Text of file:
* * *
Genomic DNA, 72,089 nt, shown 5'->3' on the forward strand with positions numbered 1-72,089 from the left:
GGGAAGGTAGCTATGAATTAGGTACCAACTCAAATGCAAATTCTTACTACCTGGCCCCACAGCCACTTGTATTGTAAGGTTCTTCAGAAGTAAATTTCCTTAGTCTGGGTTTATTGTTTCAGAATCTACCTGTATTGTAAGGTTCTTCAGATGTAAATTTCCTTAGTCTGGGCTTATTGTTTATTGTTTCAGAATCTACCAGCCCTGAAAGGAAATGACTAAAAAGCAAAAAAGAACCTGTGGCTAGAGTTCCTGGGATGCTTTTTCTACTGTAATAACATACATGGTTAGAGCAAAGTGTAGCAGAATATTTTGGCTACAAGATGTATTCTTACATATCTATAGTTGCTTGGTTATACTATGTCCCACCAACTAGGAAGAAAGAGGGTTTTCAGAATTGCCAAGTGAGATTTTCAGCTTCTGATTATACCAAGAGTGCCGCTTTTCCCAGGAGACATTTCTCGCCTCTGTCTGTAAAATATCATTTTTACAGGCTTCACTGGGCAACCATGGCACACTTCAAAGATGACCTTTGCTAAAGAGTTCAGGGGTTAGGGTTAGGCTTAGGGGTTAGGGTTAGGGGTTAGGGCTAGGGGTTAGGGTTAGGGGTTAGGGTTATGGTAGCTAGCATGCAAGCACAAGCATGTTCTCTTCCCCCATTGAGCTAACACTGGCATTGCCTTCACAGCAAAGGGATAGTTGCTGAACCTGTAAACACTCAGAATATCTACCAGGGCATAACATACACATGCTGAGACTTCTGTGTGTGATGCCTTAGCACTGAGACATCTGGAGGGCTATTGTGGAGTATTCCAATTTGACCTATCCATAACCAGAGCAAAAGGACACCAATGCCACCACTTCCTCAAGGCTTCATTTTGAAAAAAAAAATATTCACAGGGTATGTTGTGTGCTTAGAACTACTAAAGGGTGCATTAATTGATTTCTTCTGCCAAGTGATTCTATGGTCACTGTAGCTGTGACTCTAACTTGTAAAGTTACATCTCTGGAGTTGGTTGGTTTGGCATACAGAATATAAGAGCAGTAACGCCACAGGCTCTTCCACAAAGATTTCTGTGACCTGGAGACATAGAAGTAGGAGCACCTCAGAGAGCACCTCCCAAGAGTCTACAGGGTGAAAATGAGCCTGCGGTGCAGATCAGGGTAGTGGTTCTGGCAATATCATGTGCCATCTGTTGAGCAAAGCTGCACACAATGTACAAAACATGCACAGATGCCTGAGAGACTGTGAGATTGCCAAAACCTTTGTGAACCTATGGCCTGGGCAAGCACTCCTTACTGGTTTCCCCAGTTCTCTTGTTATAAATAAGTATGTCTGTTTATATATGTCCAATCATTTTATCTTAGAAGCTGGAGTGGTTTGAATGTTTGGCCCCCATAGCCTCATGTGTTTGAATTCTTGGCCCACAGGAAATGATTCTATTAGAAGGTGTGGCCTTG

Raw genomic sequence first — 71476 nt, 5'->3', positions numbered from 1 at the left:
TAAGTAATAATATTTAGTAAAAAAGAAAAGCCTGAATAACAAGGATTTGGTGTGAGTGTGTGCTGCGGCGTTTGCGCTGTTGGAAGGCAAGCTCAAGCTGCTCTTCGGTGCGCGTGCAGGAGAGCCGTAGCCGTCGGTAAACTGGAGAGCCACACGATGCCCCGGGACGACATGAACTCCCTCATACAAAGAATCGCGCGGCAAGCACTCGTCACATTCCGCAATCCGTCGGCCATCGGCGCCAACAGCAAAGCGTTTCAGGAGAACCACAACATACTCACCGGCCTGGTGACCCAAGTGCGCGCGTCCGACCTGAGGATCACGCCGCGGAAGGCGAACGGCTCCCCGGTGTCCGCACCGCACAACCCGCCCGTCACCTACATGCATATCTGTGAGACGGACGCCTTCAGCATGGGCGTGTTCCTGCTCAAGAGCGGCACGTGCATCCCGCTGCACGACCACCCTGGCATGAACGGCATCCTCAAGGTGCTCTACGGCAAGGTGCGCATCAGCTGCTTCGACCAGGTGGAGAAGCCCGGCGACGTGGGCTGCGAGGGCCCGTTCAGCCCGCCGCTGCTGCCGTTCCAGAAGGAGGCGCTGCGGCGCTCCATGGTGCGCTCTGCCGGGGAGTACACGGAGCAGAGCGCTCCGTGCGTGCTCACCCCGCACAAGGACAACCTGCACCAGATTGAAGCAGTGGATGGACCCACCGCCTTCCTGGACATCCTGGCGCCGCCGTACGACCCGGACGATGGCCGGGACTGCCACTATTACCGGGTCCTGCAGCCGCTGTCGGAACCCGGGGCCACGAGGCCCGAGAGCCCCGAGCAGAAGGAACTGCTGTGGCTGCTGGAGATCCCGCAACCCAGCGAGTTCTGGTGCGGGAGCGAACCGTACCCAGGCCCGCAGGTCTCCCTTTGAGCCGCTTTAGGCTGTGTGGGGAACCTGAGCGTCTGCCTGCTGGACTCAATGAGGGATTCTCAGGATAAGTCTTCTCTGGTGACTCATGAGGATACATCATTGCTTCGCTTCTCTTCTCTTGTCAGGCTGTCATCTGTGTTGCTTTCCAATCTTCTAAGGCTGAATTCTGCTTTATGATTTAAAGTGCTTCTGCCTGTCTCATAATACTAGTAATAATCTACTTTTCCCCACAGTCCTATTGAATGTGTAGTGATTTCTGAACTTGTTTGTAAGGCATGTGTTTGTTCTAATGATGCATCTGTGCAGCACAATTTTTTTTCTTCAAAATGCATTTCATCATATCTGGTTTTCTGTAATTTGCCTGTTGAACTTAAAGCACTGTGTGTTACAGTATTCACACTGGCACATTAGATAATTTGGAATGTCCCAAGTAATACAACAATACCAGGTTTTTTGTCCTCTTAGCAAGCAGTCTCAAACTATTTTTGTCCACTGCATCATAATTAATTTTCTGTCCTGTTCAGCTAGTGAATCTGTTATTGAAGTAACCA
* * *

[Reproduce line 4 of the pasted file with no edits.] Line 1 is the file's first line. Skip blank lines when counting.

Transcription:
TAAGTAATAATATTTAGTAAAAAAGAAAAGCCTGAATAACAAGGATTTGGTGTGAGTGTGTGCTGCGGCGTTTGCGCTGTTGGAAGGCAAGCTCAAGCTGCTCTTCGGTGCGCGTGCAGGAGAGCCGTAGCCGTCGGTAAACTGGAGAGCCACACGATGCCCCGGGACGACATGAACTCCCTCATACAAAGAATCGCGCGGCAAGCACTCGTCACATTCCGCAATCCGTCGGCCATCGGCGCCAACAGCAAAGCGTTTCAGGAGAACCACAACATACTCACCGGCCTGGTGACCCAAGTGCGCGCGTCCGACCTGAGGATCACGCCGCGGAAGGCGAACGGCTCCCCGGTGTCCGCACCGCACAACCCGCCCGTCACCTACATGCATATCTGTGAGACGGACGCCTTCAGCATGGGCGTGTTCCTGCTCAAGAGCGGCACGTGCATCCCGCTGCACGACCACCCTGGCATGAACGGCATCCTCAAGGTGCTCTACGGCAAGGTGCGCATCAGCTGCTTCGACCAGGTGGAGAAGCCCGGCGACGTGGGCTGCGAGGGCCCGTTCAGCCCGCCGCTGCTGCCGTTCCAGAAGGAGGCGCTGCGGCGCTCCATGGTGCGCTCTGCCGGGGAGTACACGGAGCAGAGCGCTCCGTGCGTGCTCACCCCGCACAAGGACAACCTGCACCAGATTGAAGCAGTGGATGGACCCACCGCCTTCCTGGACATCCTGGCGCCGCCGTACGACCCGGACGATGGCCGGGACTGCCACTATTACCGGGTCCTGCAGCCGCTGTCGGAACCCGGGGCCACGAGGCCCGAGAGCCCCGAGCAGAAGGAACTGCTGTGGCTGCTGGAGATCCCGCAACCCAGCGAGTTCTGGTGCGGGAGCGAACCGTACCCAGGCCCGCAGGTCTCCCTTTGAGCCGCTTTAGGCTGTGTGGGGAACCTGAGCGTCTGCCTGCTGGACTCAATGAGGGATTCTCAGGATAAGTCTTCTCTGGTGACTCATGAGGATACATCATTGCTTCGCTTCTCTTCTCTTGTCAGGCTGTCATCTGTGTTGCTTTCCAATCTTCTAAGGCTGAATTCTGCTTTATGATTTAAAGTGCTTCTGCCTGTCTCATAATACTAGTAATAATCTACTTTTCCCCACAGTCCTATTGAATGTGTAGTGATTTCTGAACTTGTTTGTAAGGCATGTGTTTGTTCTAATGATGCATCTGTGCAGCACAATTTTTTTTCTTCAAAATGCATTTCATCATATCTGGTTTTCTGTAATTTGCCTGTTGAACTTAAAGCACTGTGTGTTACAGTATTCACACTGGCACATTAGATAATTTGGAATGTCCCAAGTAATACAACAATACCAGGTTTTTTGTCCTCTTAGCAAGCAGTCTCAAACTATTTTTGTCCACTGCATCATAATTAATTTTCTGTCCTGTTCAGCTAGTGAATCTGTTATTGAAGTAACCA